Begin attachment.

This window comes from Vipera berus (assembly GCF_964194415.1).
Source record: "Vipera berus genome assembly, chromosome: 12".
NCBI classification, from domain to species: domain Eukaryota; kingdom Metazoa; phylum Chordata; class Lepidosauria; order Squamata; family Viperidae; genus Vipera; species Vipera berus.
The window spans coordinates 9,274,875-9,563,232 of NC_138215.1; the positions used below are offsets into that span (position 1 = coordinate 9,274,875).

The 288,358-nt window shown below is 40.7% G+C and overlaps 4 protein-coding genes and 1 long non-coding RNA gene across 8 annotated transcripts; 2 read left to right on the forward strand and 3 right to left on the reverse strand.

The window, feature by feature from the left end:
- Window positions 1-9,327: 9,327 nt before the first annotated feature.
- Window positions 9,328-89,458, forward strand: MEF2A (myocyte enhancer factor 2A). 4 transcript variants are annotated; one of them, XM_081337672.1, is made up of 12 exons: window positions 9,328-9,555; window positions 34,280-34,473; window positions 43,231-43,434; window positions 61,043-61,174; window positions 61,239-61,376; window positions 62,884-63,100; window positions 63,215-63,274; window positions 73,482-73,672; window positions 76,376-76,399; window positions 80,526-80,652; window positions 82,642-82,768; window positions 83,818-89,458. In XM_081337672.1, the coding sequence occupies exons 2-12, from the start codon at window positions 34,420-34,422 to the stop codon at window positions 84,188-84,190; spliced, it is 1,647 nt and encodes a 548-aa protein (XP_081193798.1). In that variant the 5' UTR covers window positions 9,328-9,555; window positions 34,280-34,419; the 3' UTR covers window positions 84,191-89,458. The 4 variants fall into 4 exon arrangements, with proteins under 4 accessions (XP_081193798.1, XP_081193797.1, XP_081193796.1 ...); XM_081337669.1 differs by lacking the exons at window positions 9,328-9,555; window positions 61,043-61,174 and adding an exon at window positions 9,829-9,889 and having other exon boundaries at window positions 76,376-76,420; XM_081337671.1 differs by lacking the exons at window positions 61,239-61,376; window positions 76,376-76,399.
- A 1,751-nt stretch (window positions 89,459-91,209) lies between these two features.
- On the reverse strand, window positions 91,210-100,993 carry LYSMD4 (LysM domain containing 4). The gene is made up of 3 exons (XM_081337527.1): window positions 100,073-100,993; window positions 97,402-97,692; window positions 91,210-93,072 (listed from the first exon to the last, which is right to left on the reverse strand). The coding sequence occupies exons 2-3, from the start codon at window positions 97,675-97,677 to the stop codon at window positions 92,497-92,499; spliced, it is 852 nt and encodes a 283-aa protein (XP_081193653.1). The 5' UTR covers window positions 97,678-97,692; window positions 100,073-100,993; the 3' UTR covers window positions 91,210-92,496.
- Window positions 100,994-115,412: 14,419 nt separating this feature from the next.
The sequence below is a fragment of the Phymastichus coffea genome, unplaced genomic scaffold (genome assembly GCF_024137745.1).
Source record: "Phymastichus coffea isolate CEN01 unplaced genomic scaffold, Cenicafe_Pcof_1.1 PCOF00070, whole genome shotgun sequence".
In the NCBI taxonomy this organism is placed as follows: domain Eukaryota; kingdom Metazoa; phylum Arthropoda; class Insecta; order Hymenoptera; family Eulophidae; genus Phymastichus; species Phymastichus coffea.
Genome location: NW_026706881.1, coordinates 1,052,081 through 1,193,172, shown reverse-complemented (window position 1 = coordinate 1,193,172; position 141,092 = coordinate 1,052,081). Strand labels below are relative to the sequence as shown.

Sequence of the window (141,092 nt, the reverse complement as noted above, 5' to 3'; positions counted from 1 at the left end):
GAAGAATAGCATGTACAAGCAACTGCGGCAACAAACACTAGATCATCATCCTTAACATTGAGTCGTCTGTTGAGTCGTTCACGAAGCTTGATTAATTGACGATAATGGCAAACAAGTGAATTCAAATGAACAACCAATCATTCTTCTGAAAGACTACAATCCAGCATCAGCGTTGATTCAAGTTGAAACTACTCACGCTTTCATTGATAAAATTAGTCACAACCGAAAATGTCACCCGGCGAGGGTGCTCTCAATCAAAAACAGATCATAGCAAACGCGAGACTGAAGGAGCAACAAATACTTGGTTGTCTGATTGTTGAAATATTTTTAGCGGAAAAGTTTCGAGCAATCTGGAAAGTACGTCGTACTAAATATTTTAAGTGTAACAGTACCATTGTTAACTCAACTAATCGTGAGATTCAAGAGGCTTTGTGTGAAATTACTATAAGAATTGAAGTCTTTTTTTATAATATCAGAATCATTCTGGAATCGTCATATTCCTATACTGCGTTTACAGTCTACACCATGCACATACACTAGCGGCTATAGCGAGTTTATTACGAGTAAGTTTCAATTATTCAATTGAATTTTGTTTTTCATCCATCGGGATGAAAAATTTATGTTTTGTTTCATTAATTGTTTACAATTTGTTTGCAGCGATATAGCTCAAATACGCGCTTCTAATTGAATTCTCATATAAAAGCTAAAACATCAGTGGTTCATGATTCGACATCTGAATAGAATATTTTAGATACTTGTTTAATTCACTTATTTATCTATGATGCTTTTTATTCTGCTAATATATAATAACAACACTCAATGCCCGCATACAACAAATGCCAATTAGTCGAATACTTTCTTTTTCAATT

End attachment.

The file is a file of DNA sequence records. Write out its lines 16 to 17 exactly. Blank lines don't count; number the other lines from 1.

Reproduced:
Sequence of the window (141,092 nt, the reverse complement as noted above, 5' to 3'; positions counted from 1 at the left end):
GAAGAATAGCATGTACAAGCAACTGCGGCAACAAACACTAGATCATCATCCTTAACATTGAGTCGTCTGTTGAGTCGTTCACGAAGCTTGATTAATTGACGATAATGGCAAACAAGTGAATTCAAATGAACAACCAATCATTCTTCTGAAAGACTACAATCCAGCATCAGCGTTGATTCAAGTTGAAACTACTCACGCTTTCATTGATAAAATTAGTCACAACCGAAAATGTCACCCGGCGAGGGTGCTCTCAATCAAAAACAGATCATAGCAAACGCGAGACTGAAGGAGCAACAAATACTTGGTTGTCTGATTGTTGAAATATTTTTAGCGGAAAAGTTTCGAGCAATCTGGAAAGTACGTCGTACTAAATATTTTAAGTGTAACAGTACCATTGTTAACTCAACTAATCGTGAGATTCAAGAGGCTTTGTGTGAAATTACTATAAGAATTGAAGTCTTTTTTTATAATATCAGAATCATTCTGGAATCGTCATATTCCTATACTGCGTTTACAGTCTACACCATGCACATACACTAGCGGCTATAGCGAGTTTATTACGAGTAAGTTTCAATTATTCAATTGAATTTTGTTTTTCATCCATCGGGATGAAAAATTTATGTTTTGTTTCATTAATTGTTTACAATTTGTTTGCAGCGATATAGCTCAAATACGCGCTTCTAATTGAATTCTCATATAAAAGCTAAAACATCAGTGGTTCATGATTCGACATCTGAATAGAATATTTTAGATACTTGTTTAATTCACTTATTTATCTATGATGCTTTTTATTCTGCTAATATATAATAACAACACTCAATGCCCGCATACAACAAATGCCAATTAGTCGAATACTTTCTTTTTCAATT